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Croydon tram crash survivors move to sue TfL and FirstGroup

Survivors of the Croydon tram crash are suing Transport for London (TfL) and FirstGroup for compensation over the trauma they suffered in the disaster.

The incident on 9 November this year saw a speeding tram derail on a bend near Sandilands station in Croydon, south London, which killed seven people and injured 51. The driver was arrested on suspicion of manslaughter and has been bailed until May.

Several passengers who survived the crash have now instructed injury lawyers Irwin Mitchell to investigate who was responsible and demand compensation from TfL and FirstGroup, which operates the service on behalf of TfL.

“People died that day and while I, and others like me, know how lucky we are to have survived, we have the same questions as the families of those who died,” said one survivor of the accident, Matthew Hewish, who sustained hip and ankle injuries in the crash as he was travelling to work.

“We want to know what happened. We want to know what could have been done, if anything, to stop it and – most importantly – we need to stop it ever happening again.”

The RAIB’s interim report into the investigation found that the tram was travelling at over three times the maximum permitted speed of 20km/h when it entered the curve on which it derailed. The tram landed on its side and travelled 25 metres before stopping. The organisation ruled out defects in the track or a malfunction with the tram’s braking system as reasons for the crash.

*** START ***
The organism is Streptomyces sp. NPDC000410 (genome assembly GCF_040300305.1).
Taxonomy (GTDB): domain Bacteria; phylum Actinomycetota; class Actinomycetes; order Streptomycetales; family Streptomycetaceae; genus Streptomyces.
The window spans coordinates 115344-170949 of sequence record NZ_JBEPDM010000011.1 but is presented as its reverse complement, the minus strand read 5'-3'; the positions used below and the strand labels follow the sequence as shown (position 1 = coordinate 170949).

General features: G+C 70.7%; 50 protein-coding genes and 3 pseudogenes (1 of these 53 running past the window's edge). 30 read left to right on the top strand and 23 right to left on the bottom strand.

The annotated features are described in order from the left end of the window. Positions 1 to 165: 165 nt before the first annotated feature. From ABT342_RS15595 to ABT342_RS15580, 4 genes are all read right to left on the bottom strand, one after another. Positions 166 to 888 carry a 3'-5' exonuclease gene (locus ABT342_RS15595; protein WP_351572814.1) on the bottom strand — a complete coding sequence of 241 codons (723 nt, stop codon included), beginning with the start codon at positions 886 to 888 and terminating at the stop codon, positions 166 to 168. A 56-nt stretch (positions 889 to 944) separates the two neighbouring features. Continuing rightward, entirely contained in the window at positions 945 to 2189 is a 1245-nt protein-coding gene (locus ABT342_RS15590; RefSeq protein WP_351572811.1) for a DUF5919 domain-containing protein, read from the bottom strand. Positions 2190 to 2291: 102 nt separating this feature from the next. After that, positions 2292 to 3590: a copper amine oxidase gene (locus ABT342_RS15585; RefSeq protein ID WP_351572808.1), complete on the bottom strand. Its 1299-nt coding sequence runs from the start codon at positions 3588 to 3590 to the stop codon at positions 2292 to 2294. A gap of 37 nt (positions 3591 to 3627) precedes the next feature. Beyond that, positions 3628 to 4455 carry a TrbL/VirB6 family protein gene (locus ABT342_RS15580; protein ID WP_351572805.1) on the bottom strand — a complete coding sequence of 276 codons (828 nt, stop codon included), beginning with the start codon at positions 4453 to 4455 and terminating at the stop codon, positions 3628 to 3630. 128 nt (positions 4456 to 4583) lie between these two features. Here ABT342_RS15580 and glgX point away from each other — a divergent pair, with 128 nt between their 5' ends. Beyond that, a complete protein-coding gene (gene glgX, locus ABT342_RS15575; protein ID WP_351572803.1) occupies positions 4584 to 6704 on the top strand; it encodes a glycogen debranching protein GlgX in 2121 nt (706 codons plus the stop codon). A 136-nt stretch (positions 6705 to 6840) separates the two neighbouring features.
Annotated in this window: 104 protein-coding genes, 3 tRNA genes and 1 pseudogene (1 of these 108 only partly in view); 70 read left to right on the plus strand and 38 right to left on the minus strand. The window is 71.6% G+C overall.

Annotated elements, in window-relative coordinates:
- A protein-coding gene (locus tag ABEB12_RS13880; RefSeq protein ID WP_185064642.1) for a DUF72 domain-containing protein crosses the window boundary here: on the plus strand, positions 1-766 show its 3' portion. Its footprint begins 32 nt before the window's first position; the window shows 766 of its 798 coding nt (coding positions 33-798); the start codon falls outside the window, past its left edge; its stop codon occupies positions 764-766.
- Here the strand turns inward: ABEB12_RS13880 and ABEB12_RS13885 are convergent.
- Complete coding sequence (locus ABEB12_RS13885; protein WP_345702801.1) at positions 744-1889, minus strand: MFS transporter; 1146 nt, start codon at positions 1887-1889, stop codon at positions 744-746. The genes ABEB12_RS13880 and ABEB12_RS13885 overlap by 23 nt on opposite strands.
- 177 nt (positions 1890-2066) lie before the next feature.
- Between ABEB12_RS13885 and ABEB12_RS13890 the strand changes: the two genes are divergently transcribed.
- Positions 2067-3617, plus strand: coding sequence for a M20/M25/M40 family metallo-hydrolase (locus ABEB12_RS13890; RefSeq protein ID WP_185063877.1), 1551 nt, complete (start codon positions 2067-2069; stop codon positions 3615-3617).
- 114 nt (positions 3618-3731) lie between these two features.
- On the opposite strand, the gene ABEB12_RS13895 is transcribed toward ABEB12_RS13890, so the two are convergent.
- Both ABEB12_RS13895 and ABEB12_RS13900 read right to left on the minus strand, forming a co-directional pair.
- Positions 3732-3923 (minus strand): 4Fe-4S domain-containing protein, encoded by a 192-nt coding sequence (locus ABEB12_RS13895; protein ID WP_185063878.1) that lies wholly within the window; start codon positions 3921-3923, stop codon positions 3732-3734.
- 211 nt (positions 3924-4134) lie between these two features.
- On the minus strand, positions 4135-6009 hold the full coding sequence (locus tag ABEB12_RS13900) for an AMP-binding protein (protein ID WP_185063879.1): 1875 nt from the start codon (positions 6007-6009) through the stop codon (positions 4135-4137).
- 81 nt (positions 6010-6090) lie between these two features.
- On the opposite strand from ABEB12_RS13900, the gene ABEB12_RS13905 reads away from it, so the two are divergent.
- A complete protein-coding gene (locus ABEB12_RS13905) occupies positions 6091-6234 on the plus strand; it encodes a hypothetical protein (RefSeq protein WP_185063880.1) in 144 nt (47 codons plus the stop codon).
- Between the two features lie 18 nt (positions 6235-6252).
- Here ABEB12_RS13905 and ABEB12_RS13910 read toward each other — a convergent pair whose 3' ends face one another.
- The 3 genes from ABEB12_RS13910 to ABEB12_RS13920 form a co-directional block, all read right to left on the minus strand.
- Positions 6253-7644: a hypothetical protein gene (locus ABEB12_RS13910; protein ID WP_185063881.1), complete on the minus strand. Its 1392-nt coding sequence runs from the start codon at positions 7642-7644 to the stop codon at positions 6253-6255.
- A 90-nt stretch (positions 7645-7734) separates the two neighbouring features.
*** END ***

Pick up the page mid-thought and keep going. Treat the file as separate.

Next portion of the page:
Since the accident, TfL has introduced additional operational signs regarding speed restrictions before the bend, upon RAIB’s recommendation.

Glen Edney, an injury lawyer at Irwin Mitchell said: “It is vital that we get answers for the victims and that they have access to any treatment and rehabilitation they need for their injuries and to help them overcome the trauma of the crash.

“We are now helping to investigate exactly what went wrong to provide answers to the families as to what caused the crash and so that lessons can be learned from the incident to improve tram safety in future.”

Irwin Mitchell has previously represented people injured in other train crashes at the turn of the century in Hatfield, Ladbroke Grove and Selby. First Group and TfL have not yet commented on the survivors’ decision to take legal action.

(Image c. Steve Parsons from PA Wire and PA Images)

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Andrew Gwilt   14/12/2016 at 00:24

Good. About time.

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